Boy, have I become a fan of these this year! Boomer Balls actually began as enrichment toys for zoo animals, and if you look around on their website, you’ll see pictures of different Boomer Balls being played with by polar bears, tigers, hedgehogs, ferrets, etc. At my job, you’ll see different sizes of Boomer Balls all over the place: the horses love them, the pigs love them, and of course, so do a ton of the dogs. Boomer Balls are hard plastic: they’re about as close to indestructible as I’ve ever seen, and they are perfect for dogs who love to kick and push balls around but also have a tendency to destroy them. If your backyard is full of the corpses of soccer balls (LUCY!), these guys are a great alternative. I’ve had a lot of fun teaching my work dogs to push these around: once your dog gets interested in them, you can teach them to move the ball in one direction or another (herding style), teach them to push the ball into a goal or a hula hoop (treiball style), and so on. The sky’s the limit! They also come in all different sizes: I have several of the smaller, cheaper ones, but my job has a few of the 20 and 30 inch ones (which are HUGE) and the dogs go bananas when we pull them out. If you’ve got a dog for whom nomming the ball is half the fun, I’d go with a Jolly Ball (my other big time favorite) instead. But for kicky pouncy jumpy good times, the Boomer Ball is terrific. (Kelsey)
Cloud Star Tricky Trainers
I have a dog who would train for stale Cheerios from 1973 (Hint, it is the pitbull!), and I have a dog who needs a little bit more persuasion. I have found these chewy Tricky Trainers to be unfailingly delicious for my choosy dog when I need something a bit more convenient than cooking chicken for her or chopping up ham. I discovered these when a friend ordered the Liver flavor for her dogs and was absolutely repulsed by how disgusting they smelled – she gave me the whole bag! “Disgusting smelling liver treats” equals pure heaven for Perri. Another friend of mine has a dog who is easily three or three thousand times more picky than Perri, and she has never stopped loving the Cheddar flavor. So for the choosy dog on your shopping list who will turn up her nose at whatever home cooked delicacy you just slaved over in the kitchen for an hour, these are worth checking out! (Danielle)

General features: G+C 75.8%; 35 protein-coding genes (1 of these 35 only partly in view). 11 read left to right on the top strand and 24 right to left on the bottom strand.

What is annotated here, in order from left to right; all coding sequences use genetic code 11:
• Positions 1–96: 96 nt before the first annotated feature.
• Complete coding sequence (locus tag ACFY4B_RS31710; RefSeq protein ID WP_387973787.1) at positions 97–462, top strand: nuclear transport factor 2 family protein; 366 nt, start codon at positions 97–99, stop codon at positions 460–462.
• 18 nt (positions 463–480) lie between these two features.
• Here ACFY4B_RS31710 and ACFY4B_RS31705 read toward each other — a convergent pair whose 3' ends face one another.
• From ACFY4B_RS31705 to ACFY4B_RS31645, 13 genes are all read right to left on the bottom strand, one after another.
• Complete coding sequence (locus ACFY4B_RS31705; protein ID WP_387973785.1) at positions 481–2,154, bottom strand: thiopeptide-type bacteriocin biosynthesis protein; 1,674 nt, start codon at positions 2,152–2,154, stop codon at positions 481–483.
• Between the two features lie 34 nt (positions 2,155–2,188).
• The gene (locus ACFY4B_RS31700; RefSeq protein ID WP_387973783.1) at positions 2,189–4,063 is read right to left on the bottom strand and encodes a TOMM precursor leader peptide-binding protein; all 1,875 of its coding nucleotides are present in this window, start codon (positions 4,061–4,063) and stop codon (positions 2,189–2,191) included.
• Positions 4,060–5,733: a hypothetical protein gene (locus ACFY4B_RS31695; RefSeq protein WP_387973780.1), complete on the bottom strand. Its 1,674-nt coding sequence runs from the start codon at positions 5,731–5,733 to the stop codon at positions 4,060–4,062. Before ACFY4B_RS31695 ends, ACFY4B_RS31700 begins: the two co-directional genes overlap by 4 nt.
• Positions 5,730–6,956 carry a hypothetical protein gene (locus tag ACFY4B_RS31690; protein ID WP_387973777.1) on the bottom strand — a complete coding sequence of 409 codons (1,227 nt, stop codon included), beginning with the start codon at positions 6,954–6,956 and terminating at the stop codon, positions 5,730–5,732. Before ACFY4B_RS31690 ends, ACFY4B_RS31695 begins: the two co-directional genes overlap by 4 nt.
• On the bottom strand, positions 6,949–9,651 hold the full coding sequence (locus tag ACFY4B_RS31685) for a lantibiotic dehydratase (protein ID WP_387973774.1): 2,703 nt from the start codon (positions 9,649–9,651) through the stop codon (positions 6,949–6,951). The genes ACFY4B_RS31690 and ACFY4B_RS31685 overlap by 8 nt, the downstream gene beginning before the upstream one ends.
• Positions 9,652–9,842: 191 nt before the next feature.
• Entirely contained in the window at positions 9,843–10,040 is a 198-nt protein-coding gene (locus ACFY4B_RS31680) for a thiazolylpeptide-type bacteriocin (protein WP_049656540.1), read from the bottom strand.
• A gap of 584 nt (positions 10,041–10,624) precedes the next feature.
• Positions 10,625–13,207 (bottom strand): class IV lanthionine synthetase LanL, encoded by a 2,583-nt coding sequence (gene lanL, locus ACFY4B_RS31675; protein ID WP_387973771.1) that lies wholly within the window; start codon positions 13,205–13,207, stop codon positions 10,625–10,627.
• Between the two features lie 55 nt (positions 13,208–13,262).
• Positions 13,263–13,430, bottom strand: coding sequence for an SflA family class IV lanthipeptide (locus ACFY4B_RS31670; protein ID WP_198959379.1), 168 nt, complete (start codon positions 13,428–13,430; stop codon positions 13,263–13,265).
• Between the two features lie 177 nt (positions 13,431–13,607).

*Cosigned! These are the best training treats ever, and there are a ton in every bag. I still go through a shockingly high number of bags per month, because they are that good. (Kelsey)
Unsaid by Neil Abramson. [$9.99] Since I am the resident dog crazy at my work, my coworker handed this over to me when she was finished reading it and said, “Read this, it is excellent and you will be completely depressed while reading it.” Uh, okay?
No lying here, this is a gut-punch of a book, tears in the eyes and unable to put it down and all of that. (Danielle)
If, like me, you’re the kind of person who likes to dabble in all kinds of dog sports, this is SO the book for you. This book features short (5-10 page) overviews of a whole bunch of different dog sports: the bigs (flyball, agility, obedience) are of course represented, but the book also covers slightly more obscure sports (earthdog! dock jumping! carting! [fill-in-the-blank]-joring!) Each section gives you a basic overview of the sport, discusses the kind of training required, addresses the (human) culture around the sport and lays out a realistic estimate of what kind of time and money each sport requires. There’s also a good overview of which organizations sponsor which events (note: this is pretty North America-specific) and what each organization’s titling structure entails (a plus for ribbon junkies!) The overviews are concise and information-packed, but Mehus-Roe has this lovely, cheery, encouraging tone throughout that makes you feel like “Yeah! I could totally do this!” There’s also a great section on conditioning for canine athletes, as well as a useful section on ‘cool things to do with your dog that are not quite so organized’. I read the book cover to cover and still consult it all the time. (Kelsey)